On the Discovery of Feature Importance Distributions: An Overlooked Area

Detecting feature importance (predictive power) is a key problem in Machine Learning. Previous methods have been focusing on providing a single value as the estimation of the importance. However, the meaning of such value is not always obvious. Moreover, in reality a feature's importance may vary dramatically across the feature's values. A point estimation of the importance cannot capture such variations. We propose a new definition of feature importance, which directly measures a feature's predictive power. We also propose an approach to detect a high-resolution distribution of a feature's importance across the feature's values. The key novelty is a feature importance model that allows identifying significant change of importance between adjacent feature values, and a cost function that permits separating the importance of different features. Empirical results on real-world medical datasets (Breast Cancer, Parkinson's, and Drug Consumption) show that, the proposed work could help discover better knowledge, build better models, and make better decisions.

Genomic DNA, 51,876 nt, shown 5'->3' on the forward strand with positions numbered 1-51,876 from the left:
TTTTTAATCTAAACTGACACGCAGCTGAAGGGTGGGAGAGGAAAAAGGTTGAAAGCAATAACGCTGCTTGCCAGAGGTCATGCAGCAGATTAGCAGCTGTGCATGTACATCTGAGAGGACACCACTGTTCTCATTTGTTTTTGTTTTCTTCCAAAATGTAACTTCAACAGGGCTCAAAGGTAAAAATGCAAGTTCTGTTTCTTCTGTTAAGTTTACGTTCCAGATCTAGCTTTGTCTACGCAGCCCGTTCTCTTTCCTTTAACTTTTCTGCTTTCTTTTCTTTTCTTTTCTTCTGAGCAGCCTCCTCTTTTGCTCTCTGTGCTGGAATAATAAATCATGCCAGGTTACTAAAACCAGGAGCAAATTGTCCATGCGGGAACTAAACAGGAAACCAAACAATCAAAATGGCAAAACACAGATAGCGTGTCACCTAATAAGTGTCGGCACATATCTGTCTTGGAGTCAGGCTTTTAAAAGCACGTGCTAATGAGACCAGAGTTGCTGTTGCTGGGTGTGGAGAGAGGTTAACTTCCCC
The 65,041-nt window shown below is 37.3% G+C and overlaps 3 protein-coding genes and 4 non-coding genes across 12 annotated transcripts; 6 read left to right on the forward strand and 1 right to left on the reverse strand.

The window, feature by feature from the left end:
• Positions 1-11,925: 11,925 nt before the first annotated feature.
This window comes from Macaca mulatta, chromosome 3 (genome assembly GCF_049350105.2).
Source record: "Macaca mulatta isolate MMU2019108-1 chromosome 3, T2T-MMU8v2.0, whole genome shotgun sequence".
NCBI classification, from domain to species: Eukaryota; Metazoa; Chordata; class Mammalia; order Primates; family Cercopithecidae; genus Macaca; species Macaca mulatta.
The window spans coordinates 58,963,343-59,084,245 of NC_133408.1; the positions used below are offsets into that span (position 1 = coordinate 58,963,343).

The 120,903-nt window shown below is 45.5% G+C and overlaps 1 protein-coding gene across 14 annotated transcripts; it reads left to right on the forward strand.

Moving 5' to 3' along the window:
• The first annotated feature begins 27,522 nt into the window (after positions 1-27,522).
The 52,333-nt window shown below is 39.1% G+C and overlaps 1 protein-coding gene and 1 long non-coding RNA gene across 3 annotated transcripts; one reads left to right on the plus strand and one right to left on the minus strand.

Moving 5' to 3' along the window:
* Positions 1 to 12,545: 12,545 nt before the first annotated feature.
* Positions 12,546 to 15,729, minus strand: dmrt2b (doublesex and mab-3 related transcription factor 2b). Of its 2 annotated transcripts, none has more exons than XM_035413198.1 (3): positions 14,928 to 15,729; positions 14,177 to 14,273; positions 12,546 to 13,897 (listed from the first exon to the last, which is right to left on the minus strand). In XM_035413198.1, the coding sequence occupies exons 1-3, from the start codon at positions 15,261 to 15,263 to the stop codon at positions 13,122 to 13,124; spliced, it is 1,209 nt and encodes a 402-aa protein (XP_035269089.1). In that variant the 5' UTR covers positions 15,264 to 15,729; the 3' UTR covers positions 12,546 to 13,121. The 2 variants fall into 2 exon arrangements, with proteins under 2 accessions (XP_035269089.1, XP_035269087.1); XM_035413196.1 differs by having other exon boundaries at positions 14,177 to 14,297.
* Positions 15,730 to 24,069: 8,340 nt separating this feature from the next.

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https://gwu.webex.com/gwu/ldr.php?RCID=d17fd2fa198b64edfc1b104beb81e177

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https://gwu.webex.com/gwu/lsr.php?RCID=8779f75b8ec437b179c195c1697e1aab

Butterfly Effect in Claims Data

Butterfly Effect in Claims Data: Small Changes in Design Elements, Large Impacts on Causal Inference

Cohort studies using real world evidence from claims databases have been part of medical product post-market safety assessment for over a decade. In these studies, design elements are tailored to the main inference question of whether a drug exposure causes an adverse outcome. Some design elements are universal to all data sources while others are unique to claims data (e.g., the pharmacy dispensing record stockpiling algorithm). Our study investigated whether small changes in small design elements, coming for example from different interpretations of the same published information, can impact causal inference. This study used a multi-factorial design to assess impact of co-varying multiple design elements on different stages of the estimation process, from cohort identification to risk assessment. Data source and main design elements of a test case remained fixed but some elements co-varied across different study designs. Our results show that small changes in use of the Index Date and the stockpiling algorithm impact cohort size, length of follow-up and causal estimates. Standardizing definitions of these design elements will help minimize a study’s potential bias and facilitate replication of study findings.